“I suggested that such a hermetic control system would be completely disoriented and shattered by even one person who tampered with the control calendar…”
From Primate Poetics:
Jennie Skerl’s 1985 book was one of (if not the) first books in which Burroughs was taken as subject for serious academic study…Here is what she writes about Burroughs’ use of Mayan imagery in ‘The Soft Machine’
The priest-rulers are associated with the power imagery Burroughs uses for his Mayan and Minraud fantasies. Puerto Joselito is Burrough’s reinterpretation of Frazier’s ‘The Golden Bough’ and a critique of religion in Reichian terms. It is both an homage to and a reinterpretation of ‘The Waste Land’.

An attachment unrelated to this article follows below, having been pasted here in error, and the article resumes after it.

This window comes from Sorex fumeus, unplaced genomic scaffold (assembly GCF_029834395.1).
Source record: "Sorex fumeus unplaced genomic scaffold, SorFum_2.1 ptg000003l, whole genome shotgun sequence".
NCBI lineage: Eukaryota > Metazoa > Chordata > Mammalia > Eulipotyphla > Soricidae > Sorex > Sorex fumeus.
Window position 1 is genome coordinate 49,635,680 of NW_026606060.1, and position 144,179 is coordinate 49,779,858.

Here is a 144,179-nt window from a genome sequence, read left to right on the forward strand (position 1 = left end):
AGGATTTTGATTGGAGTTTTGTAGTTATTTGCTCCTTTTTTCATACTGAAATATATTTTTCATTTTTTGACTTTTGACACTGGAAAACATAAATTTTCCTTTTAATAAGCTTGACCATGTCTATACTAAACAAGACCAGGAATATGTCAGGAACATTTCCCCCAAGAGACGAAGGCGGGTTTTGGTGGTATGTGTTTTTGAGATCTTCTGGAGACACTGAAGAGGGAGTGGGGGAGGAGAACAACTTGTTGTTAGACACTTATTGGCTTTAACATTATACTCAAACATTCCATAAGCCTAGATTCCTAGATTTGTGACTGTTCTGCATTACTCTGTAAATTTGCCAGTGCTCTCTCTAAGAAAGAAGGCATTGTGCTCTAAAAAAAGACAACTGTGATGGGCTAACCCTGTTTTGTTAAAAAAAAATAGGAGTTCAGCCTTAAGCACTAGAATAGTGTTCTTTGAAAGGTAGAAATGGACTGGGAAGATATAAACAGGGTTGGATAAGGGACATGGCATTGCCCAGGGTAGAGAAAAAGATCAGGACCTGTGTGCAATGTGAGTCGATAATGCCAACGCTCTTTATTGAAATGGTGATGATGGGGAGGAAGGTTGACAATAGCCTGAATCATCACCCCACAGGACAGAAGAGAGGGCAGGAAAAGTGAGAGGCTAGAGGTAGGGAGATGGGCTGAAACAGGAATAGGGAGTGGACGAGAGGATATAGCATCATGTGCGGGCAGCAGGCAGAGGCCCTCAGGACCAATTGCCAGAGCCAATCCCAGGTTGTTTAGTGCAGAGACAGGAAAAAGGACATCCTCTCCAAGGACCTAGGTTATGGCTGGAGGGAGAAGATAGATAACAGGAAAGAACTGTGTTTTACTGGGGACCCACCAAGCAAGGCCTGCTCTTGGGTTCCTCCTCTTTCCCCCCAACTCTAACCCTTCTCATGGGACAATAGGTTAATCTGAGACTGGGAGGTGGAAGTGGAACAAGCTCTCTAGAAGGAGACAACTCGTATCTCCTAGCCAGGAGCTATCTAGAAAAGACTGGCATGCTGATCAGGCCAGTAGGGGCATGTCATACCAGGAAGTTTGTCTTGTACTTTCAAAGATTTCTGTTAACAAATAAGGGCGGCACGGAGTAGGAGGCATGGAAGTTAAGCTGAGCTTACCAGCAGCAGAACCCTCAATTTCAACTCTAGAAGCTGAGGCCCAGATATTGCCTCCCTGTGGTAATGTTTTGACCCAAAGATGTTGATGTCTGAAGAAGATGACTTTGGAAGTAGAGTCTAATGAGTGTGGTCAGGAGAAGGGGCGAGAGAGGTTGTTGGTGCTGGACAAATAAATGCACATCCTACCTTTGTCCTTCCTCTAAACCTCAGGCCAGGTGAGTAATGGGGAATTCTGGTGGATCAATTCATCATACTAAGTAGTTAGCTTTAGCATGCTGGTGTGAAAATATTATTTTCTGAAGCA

The theme of power is given its most detailed treatment in ‘The Mayan Caper’, a historical fantasy on Mayan civilization (seventh routine). ‘The Mayan Caper’ is the single most significant section of the ‘The Soft Machine’ because of its central placement in the text, because it is the longest sustained narrative, and because it gives the most straightforward exposition of how a control system can be dismantled. The Mayans are presented both as the historical beginning and the epitome of “civilization”: a social order in which a few control the many through manipulation of word and image. Literacy only makes the system more sophisticated. The Mayan priest-ruler class controls the mass of peasants through their calendar, a word-and-image system that orders time, space, and human behaviour. The calendar is the basis for the Mayan’s agricultural economy, their hierarchical system of classes, and their religion. The priests exert total mind control and thus have total mastery over the peasant’s bodies. The power imagery associated with the Mayans is the same as that of the Minraud people in the Nova mythology: religious sacrifice, insects, ants, centipedes, scorpions, crabs, lobsters, claws, white heat, and the city. The first part of the ‘I Sekuin’ routine, which immediately follows ‘The Mayan Caper’, makes the link to Minraud explicit and again emphasizes the importance of the Mayan fantasy as the classic type of all control systems.